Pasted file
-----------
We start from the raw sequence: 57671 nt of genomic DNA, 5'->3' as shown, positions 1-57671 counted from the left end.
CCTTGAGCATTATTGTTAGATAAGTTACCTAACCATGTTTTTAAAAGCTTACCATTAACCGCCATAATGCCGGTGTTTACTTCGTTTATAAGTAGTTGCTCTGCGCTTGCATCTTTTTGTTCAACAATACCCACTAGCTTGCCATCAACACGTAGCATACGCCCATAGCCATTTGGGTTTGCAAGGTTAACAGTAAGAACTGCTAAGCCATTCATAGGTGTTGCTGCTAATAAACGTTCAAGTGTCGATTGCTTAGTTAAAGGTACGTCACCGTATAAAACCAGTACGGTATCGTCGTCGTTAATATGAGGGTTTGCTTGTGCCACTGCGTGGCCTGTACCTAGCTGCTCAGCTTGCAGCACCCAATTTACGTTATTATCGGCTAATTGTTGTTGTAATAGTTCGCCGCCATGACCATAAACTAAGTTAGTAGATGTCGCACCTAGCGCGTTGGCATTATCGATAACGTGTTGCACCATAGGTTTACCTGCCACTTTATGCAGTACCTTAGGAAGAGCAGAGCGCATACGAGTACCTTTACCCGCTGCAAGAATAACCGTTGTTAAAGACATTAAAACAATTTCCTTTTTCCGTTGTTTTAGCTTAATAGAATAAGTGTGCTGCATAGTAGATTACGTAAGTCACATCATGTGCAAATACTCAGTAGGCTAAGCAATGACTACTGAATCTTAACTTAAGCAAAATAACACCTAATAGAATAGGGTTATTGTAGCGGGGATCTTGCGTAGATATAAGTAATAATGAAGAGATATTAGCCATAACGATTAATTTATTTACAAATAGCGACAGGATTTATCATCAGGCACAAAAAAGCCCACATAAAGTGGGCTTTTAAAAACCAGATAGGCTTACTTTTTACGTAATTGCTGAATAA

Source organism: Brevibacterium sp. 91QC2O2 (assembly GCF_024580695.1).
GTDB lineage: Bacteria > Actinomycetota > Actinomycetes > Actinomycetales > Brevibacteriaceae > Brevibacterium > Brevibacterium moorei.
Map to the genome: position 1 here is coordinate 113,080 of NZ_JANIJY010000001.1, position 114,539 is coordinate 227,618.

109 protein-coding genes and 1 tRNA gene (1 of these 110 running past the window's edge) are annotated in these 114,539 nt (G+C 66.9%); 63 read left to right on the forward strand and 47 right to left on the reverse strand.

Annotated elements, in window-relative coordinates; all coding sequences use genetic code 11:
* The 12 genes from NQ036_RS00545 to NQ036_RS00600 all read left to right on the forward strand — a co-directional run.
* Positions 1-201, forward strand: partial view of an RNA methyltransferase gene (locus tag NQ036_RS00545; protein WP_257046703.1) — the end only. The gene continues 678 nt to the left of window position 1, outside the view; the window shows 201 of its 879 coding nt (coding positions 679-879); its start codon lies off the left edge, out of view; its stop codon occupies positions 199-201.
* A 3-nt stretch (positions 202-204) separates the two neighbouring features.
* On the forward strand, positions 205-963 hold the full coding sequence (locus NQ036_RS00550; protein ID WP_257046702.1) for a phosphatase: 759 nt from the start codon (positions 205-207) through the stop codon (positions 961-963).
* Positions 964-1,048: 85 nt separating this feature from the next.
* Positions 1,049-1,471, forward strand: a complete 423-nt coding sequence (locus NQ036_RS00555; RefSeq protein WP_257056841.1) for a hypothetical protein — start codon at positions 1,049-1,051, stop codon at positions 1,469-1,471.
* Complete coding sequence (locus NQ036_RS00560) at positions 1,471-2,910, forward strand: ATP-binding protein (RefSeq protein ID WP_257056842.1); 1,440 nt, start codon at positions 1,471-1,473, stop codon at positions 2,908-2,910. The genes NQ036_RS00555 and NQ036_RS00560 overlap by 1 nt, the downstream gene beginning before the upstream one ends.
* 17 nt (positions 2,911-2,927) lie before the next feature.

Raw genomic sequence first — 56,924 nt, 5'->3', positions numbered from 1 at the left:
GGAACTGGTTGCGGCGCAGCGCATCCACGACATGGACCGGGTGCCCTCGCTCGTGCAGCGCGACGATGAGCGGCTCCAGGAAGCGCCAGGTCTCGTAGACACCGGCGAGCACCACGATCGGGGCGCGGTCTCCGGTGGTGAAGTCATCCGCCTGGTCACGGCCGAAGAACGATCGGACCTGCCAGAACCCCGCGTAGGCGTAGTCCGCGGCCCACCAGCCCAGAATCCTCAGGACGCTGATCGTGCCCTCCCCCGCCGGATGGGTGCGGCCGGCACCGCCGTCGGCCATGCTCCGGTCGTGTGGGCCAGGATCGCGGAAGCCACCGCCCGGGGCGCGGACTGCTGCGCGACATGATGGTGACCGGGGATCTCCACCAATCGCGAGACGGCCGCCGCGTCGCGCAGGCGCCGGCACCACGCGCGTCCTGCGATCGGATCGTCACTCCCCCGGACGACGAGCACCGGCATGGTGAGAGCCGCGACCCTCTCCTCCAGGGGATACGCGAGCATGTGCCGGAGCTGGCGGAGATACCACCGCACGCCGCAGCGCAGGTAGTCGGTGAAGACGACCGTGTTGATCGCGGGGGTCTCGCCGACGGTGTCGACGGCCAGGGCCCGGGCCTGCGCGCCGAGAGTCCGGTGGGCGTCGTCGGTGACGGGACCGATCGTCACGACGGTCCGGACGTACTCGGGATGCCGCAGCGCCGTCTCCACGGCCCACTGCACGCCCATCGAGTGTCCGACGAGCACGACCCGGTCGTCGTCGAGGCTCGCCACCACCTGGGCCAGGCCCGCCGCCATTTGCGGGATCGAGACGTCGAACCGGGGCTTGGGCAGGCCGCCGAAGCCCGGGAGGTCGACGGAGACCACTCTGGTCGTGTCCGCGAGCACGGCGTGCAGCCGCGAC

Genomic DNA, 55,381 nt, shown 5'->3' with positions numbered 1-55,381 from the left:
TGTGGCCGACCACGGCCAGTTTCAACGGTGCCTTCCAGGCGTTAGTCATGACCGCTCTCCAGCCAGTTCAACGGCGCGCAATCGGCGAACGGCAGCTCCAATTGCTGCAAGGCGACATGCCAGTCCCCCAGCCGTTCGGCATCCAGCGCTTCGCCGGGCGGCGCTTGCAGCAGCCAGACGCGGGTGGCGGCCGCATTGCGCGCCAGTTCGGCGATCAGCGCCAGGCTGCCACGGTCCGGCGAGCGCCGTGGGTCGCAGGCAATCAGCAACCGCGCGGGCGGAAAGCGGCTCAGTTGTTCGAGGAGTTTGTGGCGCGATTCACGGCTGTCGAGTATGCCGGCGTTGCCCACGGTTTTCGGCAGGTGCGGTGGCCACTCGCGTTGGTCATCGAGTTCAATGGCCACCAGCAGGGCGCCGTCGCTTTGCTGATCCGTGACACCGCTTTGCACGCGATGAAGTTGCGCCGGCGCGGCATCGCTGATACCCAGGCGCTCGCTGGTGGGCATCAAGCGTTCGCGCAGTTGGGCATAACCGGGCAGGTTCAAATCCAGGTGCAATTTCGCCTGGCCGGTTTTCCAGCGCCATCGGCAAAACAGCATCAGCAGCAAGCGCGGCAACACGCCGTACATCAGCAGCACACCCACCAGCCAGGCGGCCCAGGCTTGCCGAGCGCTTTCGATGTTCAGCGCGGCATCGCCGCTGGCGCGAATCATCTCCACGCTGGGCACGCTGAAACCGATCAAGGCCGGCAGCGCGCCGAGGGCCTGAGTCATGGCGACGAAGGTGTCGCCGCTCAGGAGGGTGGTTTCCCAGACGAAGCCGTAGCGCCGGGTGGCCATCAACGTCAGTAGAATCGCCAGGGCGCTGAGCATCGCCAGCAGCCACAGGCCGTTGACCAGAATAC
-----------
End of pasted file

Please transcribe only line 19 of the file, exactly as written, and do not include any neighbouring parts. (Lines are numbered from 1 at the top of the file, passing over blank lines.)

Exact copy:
TGTGGCCGACCACGGCCAGTTTCAACGGTGCCTTCCAGGCGTTAGTCATGACCGCTCTCCAGCCAGTTCAACGGCGCGCAATCGGCGAACGGCAGCTCCAATTGCTGCAAGGCGACATGCCAGTCCCCCAGCCGTTCGGCATCCAGCGCTTCGCCGGGCGGCGCTTGCAGCAGCCAGACGCGGGTGGCGGCCGCATTGCGCGCCAGTTCGGCGATCAGCGCCAGGCTGCCACGGTCCGGCGAGCGCCGTGGGTCGCAGGCAATCAGCAACCGCGCGGGCGGAAAGCGGCTCAGTTGTTCGAGGAGTTTGTGGCGCGATTCACGGCTGTCGAGTATGCCGGCGTTGCCCACGGTTTTCGGCAGGTGCGGTGGCCACTCGCGTTGGTCATCGAGTTCAATGGCCACCAGCAGGGCGCCGTCGCTTTGCTGATCCGTGACACCGCTTTGCACGCGATGAAGTTGCGCCGGCGCGGCATCGCTGATACCCAGGCGCTCGCTGGTGGGCATCAAGCGTTCGCGCAGTTGGGCATAACCGGGCAGGTTCAAATCCAGGTGCAATTTCGCCTGGCCGGTTTTCCAGCGCCATCGGCAAAACAGCATCAGCAGCAAGCGCGGCAACACGCCGTACATCAGCAGCACACCCACCAGCCAGGCGGCCCAGGCTTGCCGAGCGCTTTCGATGTTCAGCGCGGCATCGCCGCTGGCGCGAATCATCTCCACGCTGGGCACGCTGAAACCGATCAAGGCCGGCAGCGCGCCGAGGGCCTGAGTCATGGCGACGAAGGTGTCGCCGCTCAGGAGGGTGGTTTCCCAGACGAAGCCGTAGCGCCGGGTGGCCATCAACGTCAGTAGAATCGCCAGGGCGCTGAGCATCGCCAGCAGCCACAGGCCGTTGACCAGAATAC